- Independent Journalism From Today's Armenia
 April 25, 2003 

Tasty Buy Product: Farmers find success making the most of goat milk

The village of Khachik is home to a commercial goat farm.

The mountain sun of southern Armenia harshly lights the men's faces in the center of town as they chit chat about Saddam Hussein's haste to give up Iraq.

In the hills nearby, a more immediate crises is being managed as about seven men, all equipped with medications and bandages, are trying to fix a goat's broken leg.

The men work gently as if the animal were their own baby. And in some manner it is their baby, as the farm they run is something they created by themselves.

When the goat squeals in pain, the men try to comfort it with tender words. It does not have a name, but instead has a number stamped on its ear - the only identification that sets it apart from the other 135 goats in a rapidly growing farm in the village of Khachik, located right on the border between Armenia and Nakhijevan.

Unlike many in their country who complain about poverty, these men believe that nobody but themselves are responsible for their destiny. So, they decided to start their own business.

Goat farmers train dogs for herding their goats.

It all began one-and-a-half years ago with 50 goats and an abandoned cattle-farm building. At the beginning it was just a couple of friends running the farm, but subsequently the farm has become a registered business and its owners became shareholders.

The men received consulting in goat cheese production and marketing strategies by the American program "Farmer-to-Farmer" and a credit of about $15,000 in equipment from the US Department of Agriculture.

The cheese production climbed to about two tons in the first year. This year, the men expect their production to double.

Vasil Abramyan, 37, is one of the holders picking the first rewards.

The farm is a real passion for Vasil who, as a former tractor driver, has never imagined that life would bring him such an amazing challenge.

"It was hard at the beginning because I had to be responsible for everything I do, whether it is right or wrong," he says. "But the business is definitely rewarding."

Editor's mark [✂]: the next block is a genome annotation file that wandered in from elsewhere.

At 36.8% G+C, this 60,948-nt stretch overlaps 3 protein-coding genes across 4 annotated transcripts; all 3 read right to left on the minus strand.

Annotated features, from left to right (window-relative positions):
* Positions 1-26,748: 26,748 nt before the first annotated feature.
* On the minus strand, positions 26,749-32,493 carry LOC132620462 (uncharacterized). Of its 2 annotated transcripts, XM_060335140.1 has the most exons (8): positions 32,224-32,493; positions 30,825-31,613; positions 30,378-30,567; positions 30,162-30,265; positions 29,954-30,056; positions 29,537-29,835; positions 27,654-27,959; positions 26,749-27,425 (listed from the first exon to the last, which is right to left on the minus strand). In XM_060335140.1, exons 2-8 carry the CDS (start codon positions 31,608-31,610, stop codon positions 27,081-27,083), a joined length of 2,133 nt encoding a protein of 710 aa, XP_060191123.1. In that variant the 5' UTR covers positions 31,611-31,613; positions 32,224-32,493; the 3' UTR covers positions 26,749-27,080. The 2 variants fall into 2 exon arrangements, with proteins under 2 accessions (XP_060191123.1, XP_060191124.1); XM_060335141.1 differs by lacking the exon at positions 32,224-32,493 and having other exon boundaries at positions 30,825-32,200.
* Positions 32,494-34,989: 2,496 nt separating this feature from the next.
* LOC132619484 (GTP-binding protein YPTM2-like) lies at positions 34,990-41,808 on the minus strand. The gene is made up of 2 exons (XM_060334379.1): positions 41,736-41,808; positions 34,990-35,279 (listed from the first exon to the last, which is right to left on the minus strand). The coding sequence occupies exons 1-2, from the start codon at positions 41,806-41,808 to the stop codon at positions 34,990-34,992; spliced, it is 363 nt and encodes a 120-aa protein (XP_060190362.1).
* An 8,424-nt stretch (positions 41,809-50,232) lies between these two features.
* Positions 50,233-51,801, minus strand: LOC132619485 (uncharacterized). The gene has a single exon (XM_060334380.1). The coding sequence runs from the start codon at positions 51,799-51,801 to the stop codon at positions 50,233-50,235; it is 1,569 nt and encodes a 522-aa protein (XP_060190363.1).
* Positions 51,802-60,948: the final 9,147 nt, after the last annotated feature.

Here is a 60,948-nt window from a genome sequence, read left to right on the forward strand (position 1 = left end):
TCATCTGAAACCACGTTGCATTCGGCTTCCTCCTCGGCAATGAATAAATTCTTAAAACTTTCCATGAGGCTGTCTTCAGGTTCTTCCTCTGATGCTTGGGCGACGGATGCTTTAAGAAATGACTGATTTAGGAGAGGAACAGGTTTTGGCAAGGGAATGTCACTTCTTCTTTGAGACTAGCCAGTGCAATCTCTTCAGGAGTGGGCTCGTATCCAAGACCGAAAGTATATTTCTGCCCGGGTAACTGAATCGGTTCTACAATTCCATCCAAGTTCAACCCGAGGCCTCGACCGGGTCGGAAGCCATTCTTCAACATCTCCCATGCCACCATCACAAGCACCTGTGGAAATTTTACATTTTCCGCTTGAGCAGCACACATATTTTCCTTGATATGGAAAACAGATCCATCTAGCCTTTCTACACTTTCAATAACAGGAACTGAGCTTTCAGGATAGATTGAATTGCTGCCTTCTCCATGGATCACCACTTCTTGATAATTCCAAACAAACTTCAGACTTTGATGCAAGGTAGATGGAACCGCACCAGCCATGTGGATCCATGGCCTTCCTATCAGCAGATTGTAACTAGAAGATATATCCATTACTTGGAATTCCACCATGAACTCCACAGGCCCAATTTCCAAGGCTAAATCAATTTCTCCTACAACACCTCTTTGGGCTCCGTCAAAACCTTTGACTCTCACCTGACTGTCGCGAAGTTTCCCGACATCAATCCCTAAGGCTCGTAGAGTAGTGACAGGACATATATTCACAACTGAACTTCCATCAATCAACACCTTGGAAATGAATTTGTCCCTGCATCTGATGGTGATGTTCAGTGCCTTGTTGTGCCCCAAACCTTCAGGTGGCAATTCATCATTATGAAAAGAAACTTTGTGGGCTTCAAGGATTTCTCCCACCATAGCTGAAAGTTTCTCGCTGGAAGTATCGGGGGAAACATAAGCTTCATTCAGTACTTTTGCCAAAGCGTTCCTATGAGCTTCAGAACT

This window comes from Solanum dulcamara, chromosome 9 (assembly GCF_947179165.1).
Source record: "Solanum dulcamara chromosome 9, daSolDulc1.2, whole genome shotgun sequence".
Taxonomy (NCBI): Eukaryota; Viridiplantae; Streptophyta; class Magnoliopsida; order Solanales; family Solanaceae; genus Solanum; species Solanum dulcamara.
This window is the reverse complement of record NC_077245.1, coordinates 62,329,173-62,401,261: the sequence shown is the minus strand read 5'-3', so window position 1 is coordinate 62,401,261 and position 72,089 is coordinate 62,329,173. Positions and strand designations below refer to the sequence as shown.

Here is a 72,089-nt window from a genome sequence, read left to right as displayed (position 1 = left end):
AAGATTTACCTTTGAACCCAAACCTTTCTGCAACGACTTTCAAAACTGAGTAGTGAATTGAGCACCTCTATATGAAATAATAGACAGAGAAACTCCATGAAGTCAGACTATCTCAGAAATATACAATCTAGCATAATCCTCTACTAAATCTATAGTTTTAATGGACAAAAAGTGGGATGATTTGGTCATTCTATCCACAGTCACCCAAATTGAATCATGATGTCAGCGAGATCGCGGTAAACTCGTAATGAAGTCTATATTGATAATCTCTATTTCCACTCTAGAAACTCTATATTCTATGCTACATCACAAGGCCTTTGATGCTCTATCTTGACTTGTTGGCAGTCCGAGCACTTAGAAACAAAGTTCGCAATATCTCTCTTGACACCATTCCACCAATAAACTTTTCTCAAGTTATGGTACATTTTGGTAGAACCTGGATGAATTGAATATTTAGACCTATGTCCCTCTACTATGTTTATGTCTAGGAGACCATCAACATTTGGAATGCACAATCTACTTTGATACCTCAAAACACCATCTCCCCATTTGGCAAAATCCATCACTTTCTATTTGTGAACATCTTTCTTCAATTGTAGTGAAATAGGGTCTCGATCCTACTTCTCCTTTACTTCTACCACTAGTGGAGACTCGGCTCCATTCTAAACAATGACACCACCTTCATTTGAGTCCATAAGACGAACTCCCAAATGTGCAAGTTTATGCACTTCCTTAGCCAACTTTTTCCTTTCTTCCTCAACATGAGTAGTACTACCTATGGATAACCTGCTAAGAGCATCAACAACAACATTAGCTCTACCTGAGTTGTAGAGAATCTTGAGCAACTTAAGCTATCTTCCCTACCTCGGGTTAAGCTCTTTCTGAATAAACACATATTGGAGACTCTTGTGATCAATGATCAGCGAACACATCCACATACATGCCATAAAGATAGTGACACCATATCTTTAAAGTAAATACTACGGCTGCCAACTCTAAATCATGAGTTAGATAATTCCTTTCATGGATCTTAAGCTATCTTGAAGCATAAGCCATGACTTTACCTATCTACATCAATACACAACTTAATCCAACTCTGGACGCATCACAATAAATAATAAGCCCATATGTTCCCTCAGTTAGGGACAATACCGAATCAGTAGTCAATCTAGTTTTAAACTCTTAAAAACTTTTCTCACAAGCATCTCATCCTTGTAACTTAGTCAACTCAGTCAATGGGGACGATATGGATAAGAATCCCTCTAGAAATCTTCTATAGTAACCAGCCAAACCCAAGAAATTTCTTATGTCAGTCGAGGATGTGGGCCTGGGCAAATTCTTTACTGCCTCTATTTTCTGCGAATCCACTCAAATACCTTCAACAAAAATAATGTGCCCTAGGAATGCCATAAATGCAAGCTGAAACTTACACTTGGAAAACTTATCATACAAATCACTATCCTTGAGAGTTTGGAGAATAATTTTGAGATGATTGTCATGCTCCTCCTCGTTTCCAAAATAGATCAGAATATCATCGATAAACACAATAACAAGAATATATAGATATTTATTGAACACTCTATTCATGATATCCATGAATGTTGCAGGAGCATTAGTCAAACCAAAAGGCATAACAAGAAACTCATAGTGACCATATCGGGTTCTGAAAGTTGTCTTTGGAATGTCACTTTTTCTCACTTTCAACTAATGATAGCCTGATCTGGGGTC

A farmer administers medicine to an injured goat.

Vasil's personal income mounts to 100,000 drams monthly (about $180), multiple times more than most villagers make.

His main reason to get involved in the goat farm business was to produce goat cheese, something of a delicacy in Armenia. It became very popular for its "buried technique," which consists of putting the cheese in the ground and leaving it there for about 10 months, which gives it a special taste. "It is delicious, rare and brings good money," Vasil says.

But Vasil also discovered that raising goats is much cheaper than raising cattle, and selling goat cheese is more profitable than selling dairy cheese. Today, on the market one can buy dairy cheese for an average of 1,500 drams, while the goat cheese costs a third more.

Vasil knew how to make cheese before starting his business, but only in a home setting as opposed to on a farm. At the farm he and his colleagues are concerned about business as well as food.

"Our cheese is not only a delicious foodstuff but a quality product," Vasil says.

These goats provide cheese that's more profitable than dairy farming for Vasil Abrahamyan and his partners.

The goat cheese Vasil and his partners produce is well-packed, and their equipment allows them to work fast and generate large quantities.

Unlike conditions from Soviet times, when livestock milking was done manually by many workers, goats at this farm are milked using expensive machinery. The only thing that remained unchanged from the old ways is that women are still responsible for milking the farm animals. Men are in charge of everything else. They do the farm management, collect provisions for animals, and tend to the raising of the herd.

Representatives of ACDI/VOCA (Agricultural Cooperative Development International / Volunteers Overseas Cooperative Assistance) say they run numerous programs that help Armenian farmers start their own businesses.

Artak Harutyunyan, who is the organization's country representative, says that agriculture consulting is provided free to the farmers by American expert volunteers, and substantial credits are given by various agencies based on experts' recommendations.

Since 1992, when ACDI/VOCA opened its office in Yerevan, more than 40 types of cheeses were developed in Armenia that compete with foreign products.

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  Photo of the week
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Pain in Paint

Yesterday (April 24) members of Mihr youth organization gathered in a park near the State Conservatory where they used black (tragedy) and red (blood) paint to depict Mt. Ararat from its western side. On a white canvas they painted names of villages where Genocide took place.



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